SEMICON CREDO: YOU MUST ACT LIKE A WINNER IF YOU'RE GOING TO BREAK A LOSING STREAK
HIGH TECH BY DANA BOTTORFF
Semicon Inc. of Burlington, Mass., had always been a comfortable, thriving company. Co-founded in 1961 by two life-long partners, it grew at a healthy rate to $40 million in the discrete semiconductor business. In the past 18 months, however, Semicon has fallen on turbulent times, its founders now gone and its markets in shambles.
But a new CEO has shaken things up and put a new gloss on the company. "The board gave me permission to be outrageous," explained Harold W. Mahar Jr.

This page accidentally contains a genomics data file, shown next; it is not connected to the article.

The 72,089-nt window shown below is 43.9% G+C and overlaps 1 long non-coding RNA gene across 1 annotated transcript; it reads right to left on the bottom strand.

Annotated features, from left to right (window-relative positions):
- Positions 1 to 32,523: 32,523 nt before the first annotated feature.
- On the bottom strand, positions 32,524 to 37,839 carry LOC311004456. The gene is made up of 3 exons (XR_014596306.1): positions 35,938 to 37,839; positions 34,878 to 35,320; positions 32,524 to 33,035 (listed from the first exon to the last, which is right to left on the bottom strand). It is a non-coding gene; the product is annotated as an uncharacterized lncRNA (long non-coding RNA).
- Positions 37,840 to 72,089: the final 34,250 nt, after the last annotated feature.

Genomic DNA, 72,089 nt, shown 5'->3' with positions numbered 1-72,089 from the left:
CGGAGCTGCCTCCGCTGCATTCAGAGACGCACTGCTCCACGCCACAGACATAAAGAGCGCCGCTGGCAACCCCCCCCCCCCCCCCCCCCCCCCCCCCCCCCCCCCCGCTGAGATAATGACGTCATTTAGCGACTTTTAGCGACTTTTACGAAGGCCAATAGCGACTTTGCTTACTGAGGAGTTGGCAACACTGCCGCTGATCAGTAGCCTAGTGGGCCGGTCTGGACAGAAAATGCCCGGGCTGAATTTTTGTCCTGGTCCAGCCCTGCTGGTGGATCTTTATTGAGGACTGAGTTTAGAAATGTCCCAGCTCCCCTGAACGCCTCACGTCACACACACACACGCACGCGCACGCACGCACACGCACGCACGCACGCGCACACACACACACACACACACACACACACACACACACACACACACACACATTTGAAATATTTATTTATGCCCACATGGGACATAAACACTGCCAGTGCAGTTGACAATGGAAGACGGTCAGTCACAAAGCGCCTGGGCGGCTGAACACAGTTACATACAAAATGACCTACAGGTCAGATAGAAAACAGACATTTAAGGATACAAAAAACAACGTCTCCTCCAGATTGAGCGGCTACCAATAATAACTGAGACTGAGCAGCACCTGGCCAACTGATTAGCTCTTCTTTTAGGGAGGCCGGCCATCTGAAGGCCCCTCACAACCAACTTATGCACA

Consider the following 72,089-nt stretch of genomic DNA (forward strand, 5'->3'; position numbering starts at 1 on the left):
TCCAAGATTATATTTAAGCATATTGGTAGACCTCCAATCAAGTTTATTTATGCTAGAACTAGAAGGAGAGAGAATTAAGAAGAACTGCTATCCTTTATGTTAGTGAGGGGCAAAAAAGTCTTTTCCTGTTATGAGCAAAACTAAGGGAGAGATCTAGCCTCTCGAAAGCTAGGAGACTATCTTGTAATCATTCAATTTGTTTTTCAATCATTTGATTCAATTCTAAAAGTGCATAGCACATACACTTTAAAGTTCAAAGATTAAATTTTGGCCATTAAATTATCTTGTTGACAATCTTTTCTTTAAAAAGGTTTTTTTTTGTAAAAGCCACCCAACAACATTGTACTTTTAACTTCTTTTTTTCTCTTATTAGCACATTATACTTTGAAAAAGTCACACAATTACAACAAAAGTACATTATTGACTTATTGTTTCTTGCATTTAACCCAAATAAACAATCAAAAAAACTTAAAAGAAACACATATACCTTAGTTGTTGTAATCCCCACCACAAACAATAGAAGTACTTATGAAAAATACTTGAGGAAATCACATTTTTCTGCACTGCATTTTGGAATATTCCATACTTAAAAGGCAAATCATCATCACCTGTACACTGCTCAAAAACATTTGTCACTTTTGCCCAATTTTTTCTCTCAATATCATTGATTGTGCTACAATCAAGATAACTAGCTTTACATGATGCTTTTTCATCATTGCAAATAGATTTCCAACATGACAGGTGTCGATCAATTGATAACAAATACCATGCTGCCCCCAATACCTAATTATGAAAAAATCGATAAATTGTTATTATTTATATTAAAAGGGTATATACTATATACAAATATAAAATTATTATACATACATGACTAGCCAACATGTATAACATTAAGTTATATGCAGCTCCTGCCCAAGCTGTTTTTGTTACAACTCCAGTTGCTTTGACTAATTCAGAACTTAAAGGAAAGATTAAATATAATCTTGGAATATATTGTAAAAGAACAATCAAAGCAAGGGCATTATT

His first outrageous act, in fact, was to convince those same board members not to forgo their $500 fees for attending board meetings.
Semicon hadn't reported profits for nine consecutive quarters, had lost more than half of its workforce, had seen about 60% of its business evaporate in 12 months, and was the object of an apparently hostile takeover bid. Conditions had forced tghe divestiture of two business subsidiaries and the bankruptcy of a third. Only one subsidiary remained, and it wasn't doing as well. The board members thought the least they could do was help out by waiving their fees.
In response, Mahar said one thing had to be understood if he was to accept the board's offer of the CEO position at Semicon. "I told them that if we were going to make it, we were going to make it being a business, not being an organization to …